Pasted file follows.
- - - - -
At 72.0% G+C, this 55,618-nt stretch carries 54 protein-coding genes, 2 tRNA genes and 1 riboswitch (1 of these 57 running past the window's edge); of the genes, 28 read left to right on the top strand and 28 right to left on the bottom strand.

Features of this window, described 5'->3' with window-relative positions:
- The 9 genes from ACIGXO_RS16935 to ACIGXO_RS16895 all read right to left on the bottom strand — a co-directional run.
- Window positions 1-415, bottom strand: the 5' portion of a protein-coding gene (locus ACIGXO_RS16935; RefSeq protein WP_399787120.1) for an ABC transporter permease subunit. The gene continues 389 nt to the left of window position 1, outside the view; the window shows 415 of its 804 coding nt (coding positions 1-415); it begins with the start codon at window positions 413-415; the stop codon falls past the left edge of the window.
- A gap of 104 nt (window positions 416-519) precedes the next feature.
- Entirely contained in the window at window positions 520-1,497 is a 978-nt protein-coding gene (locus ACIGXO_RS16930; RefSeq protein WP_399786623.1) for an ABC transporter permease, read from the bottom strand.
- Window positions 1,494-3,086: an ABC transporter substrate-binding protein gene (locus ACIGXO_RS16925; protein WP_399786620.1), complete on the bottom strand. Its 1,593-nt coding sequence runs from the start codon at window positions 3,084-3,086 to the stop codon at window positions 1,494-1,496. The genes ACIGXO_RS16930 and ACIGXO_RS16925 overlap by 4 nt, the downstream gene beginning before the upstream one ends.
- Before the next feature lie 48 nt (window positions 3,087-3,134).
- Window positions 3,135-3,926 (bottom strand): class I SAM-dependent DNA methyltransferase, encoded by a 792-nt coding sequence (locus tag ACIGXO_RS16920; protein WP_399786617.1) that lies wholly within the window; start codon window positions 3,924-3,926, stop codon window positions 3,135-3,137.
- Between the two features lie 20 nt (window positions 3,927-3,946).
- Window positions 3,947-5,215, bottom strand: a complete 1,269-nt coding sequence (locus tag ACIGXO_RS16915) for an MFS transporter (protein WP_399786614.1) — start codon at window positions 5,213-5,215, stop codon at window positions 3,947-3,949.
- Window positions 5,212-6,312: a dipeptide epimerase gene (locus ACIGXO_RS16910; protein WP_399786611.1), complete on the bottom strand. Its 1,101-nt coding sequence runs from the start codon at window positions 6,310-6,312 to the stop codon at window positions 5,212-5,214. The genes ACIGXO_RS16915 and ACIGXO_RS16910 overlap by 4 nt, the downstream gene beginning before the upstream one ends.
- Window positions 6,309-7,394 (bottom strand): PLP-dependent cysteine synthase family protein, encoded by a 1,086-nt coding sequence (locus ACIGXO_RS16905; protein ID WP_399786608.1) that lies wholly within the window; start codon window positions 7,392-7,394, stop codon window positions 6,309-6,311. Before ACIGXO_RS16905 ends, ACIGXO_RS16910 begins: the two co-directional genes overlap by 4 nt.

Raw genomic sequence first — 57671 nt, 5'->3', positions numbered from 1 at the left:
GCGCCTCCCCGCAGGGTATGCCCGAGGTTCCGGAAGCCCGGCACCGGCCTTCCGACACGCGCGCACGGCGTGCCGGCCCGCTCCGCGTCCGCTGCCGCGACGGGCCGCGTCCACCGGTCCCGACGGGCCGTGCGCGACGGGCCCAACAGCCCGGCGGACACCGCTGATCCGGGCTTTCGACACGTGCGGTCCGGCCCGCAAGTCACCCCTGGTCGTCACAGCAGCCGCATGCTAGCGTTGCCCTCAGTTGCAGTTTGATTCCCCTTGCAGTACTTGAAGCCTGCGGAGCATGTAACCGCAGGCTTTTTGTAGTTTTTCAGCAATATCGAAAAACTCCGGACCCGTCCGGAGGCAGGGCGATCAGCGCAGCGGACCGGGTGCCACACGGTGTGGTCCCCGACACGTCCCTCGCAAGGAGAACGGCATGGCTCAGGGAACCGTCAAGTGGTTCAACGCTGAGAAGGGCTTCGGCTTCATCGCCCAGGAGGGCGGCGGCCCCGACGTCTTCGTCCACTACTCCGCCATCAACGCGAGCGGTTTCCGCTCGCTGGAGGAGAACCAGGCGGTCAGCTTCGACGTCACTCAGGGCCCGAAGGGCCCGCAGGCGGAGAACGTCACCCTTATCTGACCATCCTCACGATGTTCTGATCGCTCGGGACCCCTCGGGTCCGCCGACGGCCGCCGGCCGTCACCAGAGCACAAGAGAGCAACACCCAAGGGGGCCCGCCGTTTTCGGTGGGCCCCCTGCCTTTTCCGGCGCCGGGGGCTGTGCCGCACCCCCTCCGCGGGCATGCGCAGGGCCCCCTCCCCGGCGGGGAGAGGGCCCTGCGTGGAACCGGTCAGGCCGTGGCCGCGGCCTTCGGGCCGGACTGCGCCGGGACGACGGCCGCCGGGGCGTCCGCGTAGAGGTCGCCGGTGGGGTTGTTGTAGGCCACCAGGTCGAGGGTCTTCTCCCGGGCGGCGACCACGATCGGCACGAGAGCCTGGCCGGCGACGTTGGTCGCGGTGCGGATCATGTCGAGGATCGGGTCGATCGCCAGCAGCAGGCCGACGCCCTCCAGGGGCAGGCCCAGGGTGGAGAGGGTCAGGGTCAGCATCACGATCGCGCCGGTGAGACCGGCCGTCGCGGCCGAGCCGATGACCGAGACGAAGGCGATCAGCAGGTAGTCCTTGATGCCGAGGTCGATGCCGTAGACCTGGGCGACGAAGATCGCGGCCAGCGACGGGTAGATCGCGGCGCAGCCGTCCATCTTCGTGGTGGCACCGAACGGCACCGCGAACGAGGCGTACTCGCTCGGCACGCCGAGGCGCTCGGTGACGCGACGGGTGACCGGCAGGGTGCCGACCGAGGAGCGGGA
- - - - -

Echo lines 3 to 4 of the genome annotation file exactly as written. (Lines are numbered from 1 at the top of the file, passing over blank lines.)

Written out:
- The 9 genes from ACIGXO_RS16935 to ACIGXO_RS16895 all read right to left on the bottom strand — a co-directional run.
- Window positions 1-415, bottom strand: the 5' portion of a protein-coding gene (locus ACIGXO_RS16935; RefSeq protein WP_399787120.1) for an ABC transporter permease subunit. The gene continues 389 nt to the left of window position 1, outside the view; the window shows 415 of its 804 coding nt (coding positions 1-415); it begins with the start codon at window positions 413-415; the stop codon falls past the left edge of the window.